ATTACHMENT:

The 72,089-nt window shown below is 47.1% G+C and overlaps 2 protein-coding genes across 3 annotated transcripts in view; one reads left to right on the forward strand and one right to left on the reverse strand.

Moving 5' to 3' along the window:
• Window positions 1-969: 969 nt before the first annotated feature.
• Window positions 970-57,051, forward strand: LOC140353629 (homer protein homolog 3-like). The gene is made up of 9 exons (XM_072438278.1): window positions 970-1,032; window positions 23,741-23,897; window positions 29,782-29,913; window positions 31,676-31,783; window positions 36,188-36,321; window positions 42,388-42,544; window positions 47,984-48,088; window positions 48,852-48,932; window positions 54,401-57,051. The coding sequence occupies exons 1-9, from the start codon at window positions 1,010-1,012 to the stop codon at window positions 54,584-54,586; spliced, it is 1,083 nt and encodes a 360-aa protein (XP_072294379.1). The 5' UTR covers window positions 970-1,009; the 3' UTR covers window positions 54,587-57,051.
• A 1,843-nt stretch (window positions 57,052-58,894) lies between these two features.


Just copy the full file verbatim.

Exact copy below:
The 72,089-nt window shown below is 47.1% G+C and overlaps 2 protein-coding genes across 3 annotated transcripts in view; one reads left to right on the forward strand and one right to left on the reverse strand.

Moving 5' to 3' along the window:
• Window positions 1-969: 969 nt before the first annotated feature.
• Window positions 970-57,051, forward strand: LOC140353629 (homer protein homolog 3-like). The gene is made up of 9 exons (XM_072438278.1): window positions 970-1,032; window positions 23,741-23,897; window positions 29,782-29,913; window positions 31,676-31,783; window positions 36,188-36,321; window positions 42,388-42,544; window positions 47,984-48,088; window positions 48,852-48,932; window positions 54,401-57,051. The coding sequence occupies exons 1-9, from the start codon at window positions 1,010-1,012 to the stop codon at window positions 54,584-54,586; spliced, it is 1,083 nt and encodes a 360-aa protein (XP_072294379.1). The 5' UTR covers window positions 970-1,009; the 3' UTR covers window positions 54,587-57,051.
• A 1,843-nt stretch (window positions 57,052-58,894) lies between these two features.